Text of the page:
Dodge Super Bee
The original Super Bee was based on the Dodge Coronet. It was a two-door coupe model only and was produced from 1968 through 1970. It was the company's low-priced muscle car, cousin of the Plymouth Road Runner, and was priced at $3,027. The name "Super Bee" was derived from the "B" Body designation given Chrysler's midsized cars which included the Coronet (as well as the Roadrunner, Charger, etc.).
Plymouth Division had introduced the Road Runner first and the car sold well, prompting Dodge Division General Manager Robert McCurry to have the Dodge Styling office create a competitor. During that time, both divisions were competing to be the "Chrysler Performance Division". The designers were assigned the task of creating a name and identity for the Dodge version. Senior designer Harvey J. Winn won the "contest" with the name Super Bee and a new logo design around the Dodge "Scat Pack" Bee medallion. The first Super Bee was based on a 1968 Coronet convertible. The show car was built at Alexander Brothers Custom Shop under Winn's direction and was introduced at the 1968 Detroit Auto Show.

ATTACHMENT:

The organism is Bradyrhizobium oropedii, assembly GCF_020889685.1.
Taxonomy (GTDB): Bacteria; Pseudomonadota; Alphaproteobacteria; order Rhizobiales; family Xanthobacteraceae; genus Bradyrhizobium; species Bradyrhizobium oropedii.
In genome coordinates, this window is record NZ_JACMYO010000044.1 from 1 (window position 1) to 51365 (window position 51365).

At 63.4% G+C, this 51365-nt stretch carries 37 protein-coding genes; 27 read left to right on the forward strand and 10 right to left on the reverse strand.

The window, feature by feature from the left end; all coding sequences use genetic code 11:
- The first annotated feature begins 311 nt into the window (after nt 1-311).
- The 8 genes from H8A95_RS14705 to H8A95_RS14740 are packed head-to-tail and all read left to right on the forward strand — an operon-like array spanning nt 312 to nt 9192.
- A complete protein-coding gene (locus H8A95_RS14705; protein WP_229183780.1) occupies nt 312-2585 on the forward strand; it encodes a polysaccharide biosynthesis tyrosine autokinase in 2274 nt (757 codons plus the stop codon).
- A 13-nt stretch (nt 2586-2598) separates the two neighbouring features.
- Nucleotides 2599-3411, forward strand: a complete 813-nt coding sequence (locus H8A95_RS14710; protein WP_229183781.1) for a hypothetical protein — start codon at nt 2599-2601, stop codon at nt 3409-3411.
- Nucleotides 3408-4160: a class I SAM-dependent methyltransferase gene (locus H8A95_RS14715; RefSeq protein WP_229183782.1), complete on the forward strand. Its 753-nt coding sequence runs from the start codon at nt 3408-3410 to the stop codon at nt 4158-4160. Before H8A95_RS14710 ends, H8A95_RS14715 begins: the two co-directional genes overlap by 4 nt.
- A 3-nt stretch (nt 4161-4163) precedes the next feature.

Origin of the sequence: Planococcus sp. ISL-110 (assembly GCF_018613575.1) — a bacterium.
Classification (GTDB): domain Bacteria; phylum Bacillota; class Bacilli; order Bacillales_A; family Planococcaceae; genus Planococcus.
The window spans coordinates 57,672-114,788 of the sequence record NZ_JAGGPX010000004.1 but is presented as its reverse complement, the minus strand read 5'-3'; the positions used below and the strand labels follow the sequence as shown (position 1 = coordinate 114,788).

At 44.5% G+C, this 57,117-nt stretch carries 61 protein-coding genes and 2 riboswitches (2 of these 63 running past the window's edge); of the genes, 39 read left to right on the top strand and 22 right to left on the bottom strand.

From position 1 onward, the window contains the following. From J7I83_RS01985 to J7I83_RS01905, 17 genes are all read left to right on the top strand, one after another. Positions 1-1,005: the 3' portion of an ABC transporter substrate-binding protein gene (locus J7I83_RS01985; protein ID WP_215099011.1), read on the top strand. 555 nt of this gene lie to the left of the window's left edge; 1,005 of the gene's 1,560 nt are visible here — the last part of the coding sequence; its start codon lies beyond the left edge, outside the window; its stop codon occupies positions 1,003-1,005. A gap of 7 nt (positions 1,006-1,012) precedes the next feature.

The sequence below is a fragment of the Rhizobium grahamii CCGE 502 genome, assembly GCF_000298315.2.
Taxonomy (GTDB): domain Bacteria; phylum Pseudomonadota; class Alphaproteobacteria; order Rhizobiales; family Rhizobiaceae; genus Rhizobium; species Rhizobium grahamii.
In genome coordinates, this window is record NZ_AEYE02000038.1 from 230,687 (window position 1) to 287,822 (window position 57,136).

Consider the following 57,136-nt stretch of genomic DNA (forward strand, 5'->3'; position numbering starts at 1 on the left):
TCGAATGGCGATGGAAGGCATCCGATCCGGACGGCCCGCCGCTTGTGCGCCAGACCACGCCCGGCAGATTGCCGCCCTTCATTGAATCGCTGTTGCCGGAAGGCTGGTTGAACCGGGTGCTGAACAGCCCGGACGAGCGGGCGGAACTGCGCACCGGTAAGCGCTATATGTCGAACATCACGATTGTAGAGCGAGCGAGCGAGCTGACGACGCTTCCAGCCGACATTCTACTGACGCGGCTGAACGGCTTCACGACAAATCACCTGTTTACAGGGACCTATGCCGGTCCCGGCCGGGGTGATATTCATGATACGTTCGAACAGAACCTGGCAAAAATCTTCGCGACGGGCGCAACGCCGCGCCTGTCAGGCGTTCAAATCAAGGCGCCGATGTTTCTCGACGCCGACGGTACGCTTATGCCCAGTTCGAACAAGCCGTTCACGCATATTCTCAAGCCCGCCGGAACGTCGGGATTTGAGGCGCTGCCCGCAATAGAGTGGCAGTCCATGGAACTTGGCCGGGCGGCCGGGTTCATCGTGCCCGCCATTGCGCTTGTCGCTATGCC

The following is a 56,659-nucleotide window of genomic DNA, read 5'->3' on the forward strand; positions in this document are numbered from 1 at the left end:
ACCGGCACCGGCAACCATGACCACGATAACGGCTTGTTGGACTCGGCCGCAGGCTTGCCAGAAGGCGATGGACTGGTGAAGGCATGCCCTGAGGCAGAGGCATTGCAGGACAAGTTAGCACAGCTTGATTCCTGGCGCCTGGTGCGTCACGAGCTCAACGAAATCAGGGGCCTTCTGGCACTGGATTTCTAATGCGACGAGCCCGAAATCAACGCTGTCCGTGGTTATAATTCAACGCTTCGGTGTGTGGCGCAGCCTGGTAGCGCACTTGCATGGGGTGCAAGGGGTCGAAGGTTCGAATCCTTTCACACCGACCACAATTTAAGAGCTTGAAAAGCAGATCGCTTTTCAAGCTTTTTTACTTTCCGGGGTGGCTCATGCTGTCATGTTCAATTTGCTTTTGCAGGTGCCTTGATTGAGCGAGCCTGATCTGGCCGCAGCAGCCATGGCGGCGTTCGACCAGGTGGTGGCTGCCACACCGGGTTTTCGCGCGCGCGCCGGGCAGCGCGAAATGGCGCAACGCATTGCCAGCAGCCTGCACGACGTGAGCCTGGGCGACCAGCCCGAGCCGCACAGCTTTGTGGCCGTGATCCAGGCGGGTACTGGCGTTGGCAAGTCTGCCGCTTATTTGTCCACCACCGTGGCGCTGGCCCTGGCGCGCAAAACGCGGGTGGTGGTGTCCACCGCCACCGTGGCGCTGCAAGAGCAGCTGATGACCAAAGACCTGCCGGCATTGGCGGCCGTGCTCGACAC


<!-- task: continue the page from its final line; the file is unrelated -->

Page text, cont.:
Although the two cars are very similar in external appearance, the Super Bee was slightly heavier (approx 65 lb (29 kg) and rode on a 117-inch (3,000 mm) wheelbase compared to the Road Runner's 116 in (290 cm) wheelbase. In addition to the slight aesthetic external differences, such as larger rear wheel openings, the bumble bee tailstripe and fancier grille and taillight ornamentation, the Super Bee also used actual diecast chrome plated "Bee" medallions. These three-dimensional medallions were prominently mounted in a raised position in the grille/hood area and the trunklid/taillight area of the car throughout the first three years of production, and added a touch of class and panache.
The interior of the Super Bee borrowed the race car–inspired and more sophisticated gauge and speedometer dash cluster from the Dodge Charger while the four-speed manual cars received an actual Hurst Competition-Plus shifter with Hurst linkage, compared to the budget-minded Road Runner's less expensive Inland shifter and linkage. All these niceties added to the higher purchase price of the Super Bee compared to its Plymouth cousin, and ultimately affected its sales numbers over the years it was produced.
This car was auctioned off by Mecum Auctions in May of 2012 in Indianapolis, Indiana.
Source: Mecum Auctions; Wikipedia, 2011